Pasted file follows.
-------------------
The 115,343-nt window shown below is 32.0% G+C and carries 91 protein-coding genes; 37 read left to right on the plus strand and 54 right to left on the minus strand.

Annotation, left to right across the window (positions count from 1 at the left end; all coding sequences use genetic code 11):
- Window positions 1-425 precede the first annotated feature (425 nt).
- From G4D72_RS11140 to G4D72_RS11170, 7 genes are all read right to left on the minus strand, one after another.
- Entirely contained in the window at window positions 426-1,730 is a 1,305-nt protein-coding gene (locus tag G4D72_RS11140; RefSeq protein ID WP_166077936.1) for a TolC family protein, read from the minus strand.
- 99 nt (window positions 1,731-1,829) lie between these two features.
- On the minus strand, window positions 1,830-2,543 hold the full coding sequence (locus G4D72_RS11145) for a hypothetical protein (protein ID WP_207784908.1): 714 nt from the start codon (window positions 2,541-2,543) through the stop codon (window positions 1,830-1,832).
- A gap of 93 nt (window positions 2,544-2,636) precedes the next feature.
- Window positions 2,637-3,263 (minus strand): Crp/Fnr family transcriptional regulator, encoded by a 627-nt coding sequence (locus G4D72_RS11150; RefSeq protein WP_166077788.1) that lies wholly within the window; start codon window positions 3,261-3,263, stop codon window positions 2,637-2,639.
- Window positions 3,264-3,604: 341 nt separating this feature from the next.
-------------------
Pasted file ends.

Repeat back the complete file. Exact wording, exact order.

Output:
The 115,343-nt window shown below is 32.0% G+C and carries 91 protein-coding genes; 37 read left to right on the plus strand and 54 right to left on the minus strand.

Annotation, left to right across the window (positions count from 1 at the left end; all coding sequences use genetic code 11):
- Window positions 1-425 precede the first annotated feature (425 nt).
- From G4D72_RS11140 to G4D72_RS11170, 7 genes are all read right to left on the minus strand, one after another.
- Entirely contained in the window at window positions 426-1,730 is a 1,305-nt protein-coding gene (locus tag G4D72_RS11140; RefSeq protein ID WP_166077936.1) for a TolC family protein, read from the minus strand.
- 99 nt (window positions 1,731-1,829) lie between these two features.
- On the minus strand, window positions 1,830-2,543 hold the full coding sequence (locus G4D72_RS11145) for a hypothetical protein (protein ID WP_207784908.1): 714 nt from the start codon (window positions 2,541-2,543) through the stop codon (window positions 1,830-1,832).
- A gap of 93 nt (window positions 2,544-2,636) precedes the next feature.
- Window positions 2,637-3,263 (minus strand): Crp/Fnr family transcriptional regulator, encoded by a 627-nt coding sequence (locus G4D72_RS11150; RefSeq protein WP_166077788.1) that lies wholly within the window; start codon window positions 3,261-3,263, stop codon window positions 2,637-2,639.
- Window positions 3,264-3,604: 341 nt separating this feature from the next.